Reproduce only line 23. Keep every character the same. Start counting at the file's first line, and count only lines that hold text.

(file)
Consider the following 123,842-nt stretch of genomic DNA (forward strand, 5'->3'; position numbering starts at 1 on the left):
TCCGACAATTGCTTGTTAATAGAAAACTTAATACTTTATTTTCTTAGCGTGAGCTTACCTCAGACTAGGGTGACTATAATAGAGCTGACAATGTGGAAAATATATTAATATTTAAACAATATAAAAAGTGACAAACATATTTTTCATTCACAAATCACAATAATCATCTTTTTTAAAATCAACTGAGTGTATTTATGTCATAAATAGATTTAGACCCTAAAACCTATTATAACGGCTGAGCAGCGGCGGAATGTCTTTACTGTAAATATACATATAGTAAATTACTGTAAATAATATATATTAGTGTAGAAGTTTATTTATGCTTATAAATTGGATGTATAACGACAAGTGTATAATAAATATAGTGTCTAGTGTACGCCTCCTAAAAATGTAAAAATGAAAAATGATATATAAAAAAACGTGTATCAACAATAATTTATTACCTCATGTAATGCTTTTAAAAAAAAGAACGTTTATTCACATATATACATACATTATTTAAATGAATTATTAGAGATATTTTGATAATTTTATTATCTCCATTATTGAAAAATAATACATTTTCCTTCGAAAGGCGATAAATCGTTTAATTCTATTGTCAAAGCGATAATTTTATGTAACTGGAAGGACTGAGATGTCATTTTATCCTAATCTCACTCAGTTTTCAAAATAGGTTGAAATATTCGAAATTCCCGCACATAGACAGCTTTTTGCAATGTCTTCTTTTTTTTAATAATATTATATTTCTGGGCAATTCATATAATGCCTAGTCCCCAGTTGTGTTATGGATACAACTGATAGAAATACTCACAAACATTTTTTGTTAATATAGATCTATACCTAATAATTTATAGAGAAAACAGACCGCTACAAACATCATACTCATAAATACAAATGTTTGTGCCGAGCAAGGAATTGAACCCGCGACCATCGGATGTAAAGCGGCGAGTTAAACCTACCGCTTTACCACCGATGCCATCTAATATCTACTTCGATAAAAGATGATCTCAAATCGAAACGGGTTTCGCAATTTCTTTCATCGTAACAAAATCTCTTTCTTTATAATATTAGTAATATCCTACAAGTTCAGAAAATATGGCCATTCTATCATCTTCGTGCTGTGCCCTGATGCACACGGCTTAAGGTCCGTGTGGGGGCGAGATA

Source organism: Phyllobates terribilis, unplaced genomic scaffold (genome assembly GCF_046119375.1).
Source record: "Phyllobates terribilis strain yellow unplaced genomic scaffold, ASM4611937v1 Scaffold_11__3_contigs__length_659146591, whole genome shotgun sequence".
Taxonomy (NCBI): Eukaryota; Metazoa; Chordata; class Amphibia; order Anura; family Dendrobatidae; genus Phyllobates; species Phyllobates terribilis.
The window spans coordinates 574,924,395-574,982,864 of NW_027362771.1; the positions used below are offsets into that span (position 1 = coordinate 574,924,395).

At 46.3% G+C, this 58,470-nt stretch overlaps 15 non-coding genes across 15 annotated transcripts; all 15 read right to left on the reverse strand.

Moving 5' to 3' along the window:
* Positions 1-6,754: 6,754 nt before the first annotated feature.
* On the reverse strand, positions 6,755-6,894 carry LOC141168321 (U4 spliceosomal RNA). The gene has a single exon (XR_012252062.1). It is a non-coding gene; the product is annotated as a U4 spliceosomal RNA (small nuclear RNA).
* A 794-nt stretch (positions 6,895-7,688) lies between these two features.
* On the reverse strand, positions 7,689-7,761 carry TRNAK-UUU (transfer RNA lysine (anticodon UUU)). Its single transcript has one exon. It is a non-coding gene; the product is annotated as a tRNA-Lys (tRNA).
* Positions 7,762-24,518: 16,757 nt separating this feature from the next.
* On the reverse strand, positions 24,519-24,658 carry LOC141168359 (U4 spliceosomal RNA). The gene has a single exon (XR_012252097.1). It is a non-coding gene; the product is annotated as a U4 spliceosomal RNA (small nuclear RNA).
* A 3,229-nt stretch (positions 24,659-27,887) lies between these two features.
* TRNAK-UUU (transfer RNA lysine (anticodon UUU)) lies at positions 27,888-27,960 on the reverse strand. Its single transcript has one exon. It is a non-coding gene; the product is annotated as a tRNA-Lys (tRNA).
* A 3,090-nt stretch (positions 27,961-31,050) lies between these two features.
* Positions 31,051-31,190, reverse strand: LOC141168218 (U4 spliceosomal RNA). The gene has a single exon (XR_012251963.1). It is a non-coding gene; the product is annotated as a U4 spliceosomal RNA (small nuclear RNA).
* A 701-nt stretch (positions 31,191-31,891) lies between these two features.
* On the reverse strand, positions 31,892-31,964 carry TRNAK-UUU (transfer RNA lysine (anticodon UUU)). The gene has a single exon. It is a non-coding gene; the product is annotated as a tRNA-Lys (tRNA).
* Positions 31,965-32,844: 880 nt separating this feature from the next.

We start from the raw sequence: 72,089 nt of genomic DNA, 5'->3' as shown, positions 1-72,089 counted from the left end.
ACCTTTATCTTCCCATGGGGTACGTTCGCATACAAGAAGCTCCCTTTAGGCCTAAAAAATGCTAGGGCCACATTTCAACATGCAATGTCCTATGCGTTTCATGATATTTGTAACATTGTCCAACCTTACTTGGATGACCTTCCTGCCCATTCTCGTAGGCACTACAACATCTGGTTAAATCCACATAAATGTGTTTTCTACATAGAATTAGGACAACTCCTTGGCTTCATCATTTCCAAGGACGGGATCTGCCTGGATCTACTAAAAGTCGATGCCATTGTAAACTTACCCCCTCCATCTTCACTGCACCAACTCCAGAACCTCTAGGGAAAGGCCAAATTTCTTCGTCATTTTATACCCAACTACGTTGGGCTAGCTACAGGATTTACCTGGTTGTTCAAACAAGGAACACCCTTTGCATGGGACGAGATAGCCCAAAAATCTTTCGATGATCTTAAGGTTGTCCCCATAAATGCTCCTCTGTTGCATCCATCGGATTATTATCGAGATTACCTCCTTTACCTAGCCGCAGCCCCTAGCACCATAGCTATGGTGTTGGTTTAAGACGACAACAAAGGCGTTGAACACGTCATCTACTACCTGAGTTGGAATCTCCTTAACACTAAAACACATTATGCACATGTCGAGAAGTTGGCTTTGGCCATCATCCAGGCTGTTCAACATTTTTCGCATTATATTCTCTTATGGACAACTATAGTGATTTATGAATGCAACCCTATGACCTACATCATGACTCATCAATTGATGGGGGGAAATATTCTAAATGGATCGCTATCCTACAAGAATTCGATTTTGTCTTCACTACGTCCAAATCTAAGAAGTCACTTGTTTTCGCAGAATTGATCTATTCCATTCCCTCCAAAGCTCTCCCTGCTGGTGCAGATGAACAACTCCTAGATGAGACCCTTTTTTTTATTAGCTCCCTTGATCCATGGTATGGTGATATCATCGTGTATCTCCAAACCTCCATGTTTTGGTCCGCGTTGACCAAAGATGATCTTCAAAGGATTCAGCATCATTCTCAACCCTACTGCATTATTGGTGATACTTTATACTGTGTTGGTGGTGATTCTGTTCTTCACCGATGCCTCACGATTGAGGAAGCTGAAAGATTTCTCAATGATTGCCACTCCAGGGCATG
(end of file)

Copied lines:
ACCTTTATCTTCCCATGGGGTACGTTCGCATACAAGAAGCTCCCTTTAGGCCTAAAAAATGCTAGGGCCACATTTCAACATGCAATGTCCTATGCGTTTCATGATATTTGTAACATTGTCCAACCTTACTTGGATGACCTTCCTGCCCATTCTCGTAGGCACTACAACATCTGGTTAAATCCACATAAATGTGTTTTCTACATAGAATTAGGACAACTCCTTGGCTTCATCATTTCCAAGGACGGGATCTGCCTGGATCTACTAAAAGTCGATGCCATTGTAAACTTACCCCCTCCATCTTCACTGCACCAACTCCAGAACCTCTAGGGAAAGGCCAAATTTCTTCGTCATTTTATACCCAACTACGTTGGGCTAGCTACAGGATTTACCTGGTTGTTCAAACAAGGAACACCCTTTGCATGGGACGAGATAGCCCAAAAATCTTTCGATGATCTTAAGGTTGTCCCCATAAATGCTCCTCTGTTGCATCCATCGGATTATTATCGAGATTACCTCCTTTACCTAGCCGCAGCCCCTAGCACCATAGCTATGGTGTTGGTTTAAGACGACAACAAAGGCGTTGAACACGTCATCTACTACCTGAGTTGGAATCTCCTTAACACTAAAACACATTATGCACATGTCGAGAAGTTGGCTTTGGCCATCATCCAGGCTGTTCAACATTTTTCGCATTATATTCTCTTATGGACAACTATAGTGATTTATGAATGCAACCCTATGACCTACATCATGACTCATCAATTGATGGGGGGAAATATTCTAAATGGATCGCTATCCTACAAGAATTCGATTTTGTCTTCACTACGTCCAAATCTAAGAAGTCACTTGTTTTCGCAGAATTGATCTATTCCATTCCCTCCAAAGCTCTCCCTGCTGGTGCAGATGAACAACTCCTAGATGAGACCCTTTTTTTTATTAGCTCCCTTGATCCATGGTATGGTGATATCATCGTGTATCTCCAAACCTCCATGTTTTGGTCCGCGTTGACCAAAGATGATCTTCAAAGGATTCAGCATCATTCTCAACCCTACTGCATTATTGGTGATACTTTATACTGTGTTGGTGGTGATTCTGTTCTTCACCGATGCCTCACGATTGAGGAAGCTGAAAGATTTCTCAATGATTGCCACTCCAGGGCATG